3. Spain / Portugal
On the Iberian peninsula, Spain and Portugal both hoped to remain neutral in WWII.
Portugal, clinging to the Atlantic coast, had watched the Civil War unfold in her much larger neighbour, remaining outwardly steadfastly neutral in that conflict. But Prime Minister Salazar had secretly supported Franco and regarded his defeat of the Spanish Republicans as also a political victory for Portugal.
Salazar considered a Fascist Spain to be a bulwark against Communism.
He had brought some degree of stability to a somewhat anarchistic and instable Government but in so doing had brought Portugal into a totalitarian state similar to Spain and Italy.
With no military background, he took over Foreign Affairs and the Ministry of War - effectively placing himself on the same political level as Franco and Mussolini.
Immediately Germany invaded Poland and WWII commenced, Salazar proclaimed Portugal’s neutrality and its considerable overseas possessions.
Franco immediately followed suit.
But on the ground, that neutrality was skewed to the Axis. German submarines openly re-fuelled at Iberian ports and when France fell to Germany, Franco changed the status of Spain from “neutral’ to “non-belligerent”. Even today, Spain still resents the British occupancy of Gibraltar, which it regards as an integral part of Spain.
Flowing the civil war, the economy of Spain was parlous. And its population still remained bitterly divided politically.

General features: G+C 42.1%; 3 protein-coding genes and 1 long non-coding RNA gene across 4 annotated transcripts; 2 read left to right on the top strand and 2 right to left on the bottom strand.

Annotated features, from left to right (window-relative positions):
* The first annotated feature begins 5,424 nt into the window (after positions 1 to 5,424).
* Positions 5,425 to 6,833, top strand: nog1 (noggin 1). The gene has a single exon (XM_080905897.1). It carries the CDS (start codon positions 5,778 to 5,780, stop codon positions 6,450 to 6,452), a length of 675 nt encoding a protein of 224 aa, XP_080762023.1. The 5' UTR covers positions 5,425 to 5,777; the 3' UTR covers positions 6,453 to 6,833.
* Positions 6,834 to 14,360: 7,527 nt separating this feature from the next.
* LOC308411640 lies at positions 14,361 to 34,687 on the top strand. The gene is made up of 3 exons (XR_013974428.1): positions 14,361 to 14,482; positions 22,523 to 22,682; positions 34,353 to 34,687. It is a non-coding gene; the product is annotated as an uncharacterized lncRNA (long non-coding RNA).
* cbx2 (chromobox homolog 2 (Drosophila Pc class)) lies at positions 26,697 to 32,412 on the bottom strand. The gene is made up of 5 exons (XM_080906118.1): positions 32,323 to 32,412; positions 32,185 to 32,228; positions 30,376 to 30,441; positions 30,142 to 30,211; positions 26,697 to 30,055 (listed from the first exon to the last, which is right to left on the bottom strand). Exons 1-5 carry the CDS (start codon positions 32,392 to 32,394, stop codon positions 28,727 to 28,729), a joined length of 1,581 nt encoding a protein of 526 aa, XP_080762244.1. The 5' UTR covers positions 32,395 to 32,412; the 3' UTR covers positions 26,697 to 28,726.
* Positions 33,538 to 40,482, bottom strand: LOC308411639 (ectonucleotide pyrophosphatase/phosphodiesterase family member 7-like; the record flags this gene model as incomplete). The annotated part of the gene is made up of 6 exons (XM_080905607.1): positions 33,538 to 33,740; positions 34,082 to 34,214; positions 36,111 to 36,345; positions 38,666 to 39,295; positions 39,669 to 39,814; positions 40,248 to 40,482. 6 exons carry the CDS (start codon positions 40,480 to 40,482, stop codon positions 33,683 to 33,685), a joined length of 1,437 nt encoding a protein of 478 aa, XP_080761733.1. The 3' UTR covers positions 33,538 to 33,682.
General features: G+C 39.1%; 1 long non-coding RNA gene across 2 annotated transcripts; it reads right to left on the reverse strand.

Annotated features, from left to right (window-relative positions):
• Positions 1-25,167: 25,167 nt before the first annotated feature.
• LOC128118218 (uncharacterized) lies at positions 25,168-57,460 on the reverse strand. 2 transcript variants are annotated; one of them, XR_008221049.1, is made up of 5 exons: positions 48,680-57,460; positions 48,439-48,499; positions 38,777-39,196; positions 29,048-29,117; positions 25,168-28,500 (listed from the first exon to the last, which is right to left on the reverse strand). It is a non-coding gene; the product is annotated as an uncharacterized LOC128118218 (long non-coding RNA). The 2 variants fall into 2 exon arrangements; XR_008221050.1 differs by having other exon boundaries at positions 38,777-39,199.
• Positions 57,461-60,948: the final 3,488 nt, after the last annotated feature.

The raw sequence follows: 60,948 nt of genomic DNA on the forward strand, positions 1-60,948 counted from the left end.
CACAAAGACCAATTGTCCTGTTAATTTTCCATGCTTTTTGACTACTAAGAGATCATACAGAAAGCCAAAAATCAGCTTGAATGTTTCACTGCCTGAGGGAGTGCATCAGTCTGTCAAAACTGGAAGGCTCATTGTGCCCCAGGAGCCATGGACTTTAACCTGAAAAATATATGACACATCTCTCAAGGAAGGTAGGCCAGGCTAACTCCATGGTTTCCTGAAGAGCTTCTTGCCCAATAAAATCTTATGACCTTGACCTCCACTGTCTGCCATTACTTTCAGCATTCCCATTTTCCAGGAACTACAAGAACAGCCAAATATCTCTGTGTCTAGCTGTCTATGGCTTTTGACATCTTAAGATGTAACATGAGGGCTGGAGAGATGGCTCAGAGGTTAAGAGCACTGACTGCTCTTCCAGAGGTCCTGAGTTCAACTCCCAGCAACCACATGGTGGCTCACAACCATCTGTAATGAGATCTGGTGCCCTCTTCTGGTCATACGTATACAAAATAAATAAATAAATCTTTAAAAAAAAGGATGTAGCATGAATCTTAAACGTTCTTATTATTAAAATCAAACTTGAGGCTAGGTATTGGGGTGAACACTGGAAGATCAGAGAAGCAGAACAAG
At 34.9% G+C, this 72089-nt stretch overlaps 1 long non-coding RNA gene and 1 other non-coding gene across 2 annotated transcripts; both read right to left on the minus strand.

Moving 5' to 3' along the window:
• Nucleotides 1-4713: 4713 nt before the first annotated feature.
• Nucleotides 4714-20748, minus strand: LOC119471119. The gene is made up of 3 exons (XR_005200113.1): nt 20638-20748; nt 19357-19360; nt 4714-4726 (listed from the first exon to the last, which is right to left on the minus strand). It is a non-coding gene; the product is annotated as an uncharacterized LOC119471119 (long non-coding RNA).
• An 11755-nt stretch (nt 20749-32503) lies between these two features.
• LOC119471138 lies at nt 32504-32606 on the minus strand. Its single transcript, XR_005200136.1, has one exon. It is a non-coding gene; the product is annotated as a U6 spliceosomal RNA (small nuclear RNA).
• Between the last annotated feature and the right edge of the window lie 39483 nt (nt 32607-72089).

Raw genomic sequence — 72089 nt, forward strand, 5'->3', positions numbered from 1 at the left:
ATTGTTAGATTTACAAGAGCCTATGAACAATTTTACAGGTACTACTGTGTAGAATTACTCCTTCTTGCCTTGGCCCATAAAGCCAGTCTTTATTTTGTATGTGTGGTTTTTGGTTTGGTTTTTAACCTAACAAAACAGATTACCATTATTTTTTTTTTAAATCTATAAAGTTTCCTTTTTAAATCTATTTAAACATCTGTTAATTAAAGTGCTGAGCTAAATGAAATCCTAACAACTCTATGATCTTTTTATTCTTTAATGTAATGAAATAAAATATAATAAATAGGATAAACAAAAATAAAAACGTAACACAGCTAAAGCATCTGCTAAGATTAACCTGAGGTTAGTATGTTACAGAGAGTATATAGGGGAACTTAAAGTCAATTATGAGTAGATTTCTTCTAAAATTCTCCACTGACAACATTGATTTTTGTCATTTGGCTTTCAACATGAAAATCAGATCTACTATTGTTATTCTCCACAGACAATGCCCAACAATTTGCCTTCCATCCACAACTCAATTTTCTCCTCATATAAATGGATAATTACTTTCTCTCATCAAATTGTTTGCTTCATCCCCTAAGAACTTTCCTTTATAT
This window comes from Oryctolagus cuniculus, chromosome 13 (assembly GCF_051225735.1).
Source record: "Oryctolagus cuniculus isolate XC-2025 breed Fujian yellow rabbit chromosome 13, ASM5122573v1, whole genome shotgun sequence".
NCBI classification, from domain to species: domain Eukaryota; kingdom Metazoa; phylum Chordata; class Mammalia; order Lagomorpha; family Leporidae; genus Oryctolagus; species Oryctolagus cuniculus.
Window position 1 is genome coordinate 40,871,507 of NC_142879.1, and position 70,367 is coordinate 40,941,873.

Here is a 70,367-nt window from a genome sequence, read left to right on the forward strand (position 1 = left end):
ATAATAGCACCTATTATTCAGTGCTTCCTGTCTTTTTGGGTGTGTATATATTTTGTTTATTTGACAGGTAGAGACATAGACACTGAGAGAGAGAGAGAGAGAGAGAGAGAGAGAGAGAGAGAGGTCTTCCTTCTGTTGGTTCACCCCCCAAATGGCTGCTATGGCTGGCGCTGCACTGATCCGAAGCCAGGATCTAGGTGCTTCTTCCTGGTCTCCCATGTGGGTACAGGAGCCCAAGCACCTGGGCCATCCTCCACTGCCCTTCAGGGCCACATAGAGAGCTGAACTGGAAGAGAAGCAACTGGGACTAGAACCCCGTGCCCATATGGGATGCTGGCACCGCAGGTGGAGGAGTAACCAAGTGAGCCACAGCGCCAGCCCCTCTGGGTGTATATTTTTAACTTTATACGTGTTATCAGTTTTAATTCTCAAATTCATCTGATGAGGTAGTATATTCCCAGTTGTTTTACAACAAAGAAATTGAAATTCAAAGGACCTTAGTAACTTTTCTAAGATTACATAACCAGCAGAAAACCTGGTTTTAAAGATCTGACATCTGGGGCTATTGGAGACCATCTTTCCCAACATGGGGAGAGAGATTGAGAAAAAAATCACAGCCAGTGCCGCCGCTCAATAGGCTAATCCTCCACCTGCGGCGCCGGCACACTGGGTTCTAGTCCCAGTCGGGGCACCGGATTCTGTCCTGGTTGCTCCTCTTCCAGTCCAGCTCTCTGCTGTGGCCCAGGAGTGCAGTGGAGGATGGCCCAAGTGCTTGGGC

But both Spain and Portugal had good supplies of wolfram, which Germany desperately needed for its armaments production. Together with its colonies, both Spain and Portugal offered organisations such as the ICRC excellent ports for international POW exchange. Barcelona and Lisbon prospered as important transport hubs, not only by sea but also by rapidly growing air services. The International airport, 16 miles out of the central business district, teemed with both Allied and Axis commercial planes.
The Azores had long attracted the attention of both Britain and Germany due to its strategic geographical position in the Atlantic. The Germans had long considered using it as a base for their Atlantic submarines, but when the USA entered the war, it became part of American strategic planning to keep the Atlantic shipping lines open and running freely.
As the war progressed, the Allies needed the Azores as a strategic base for aircraft protecting Atlantic convoys and a deal was struck with Salazar to base Allied aircraft there, which was rather stretching even the broadest interpretation of neutrality.
The Germans were naturally upset, but could do little by this time to threaten Iberian neutrality, while Mussolini’s star was well on the wane.
Lisbon offered facilities which flowed from a neutral country that had no blackout or food rationing and still provided unexcelled tourist comfort and accommodation. It was, of course, an ideal location for espionage activities of every origin.
But the events in Portugal did not go unnoticed in Spain.
The Iberian interlude of sympathy with the Axis cause had virtually come to its end.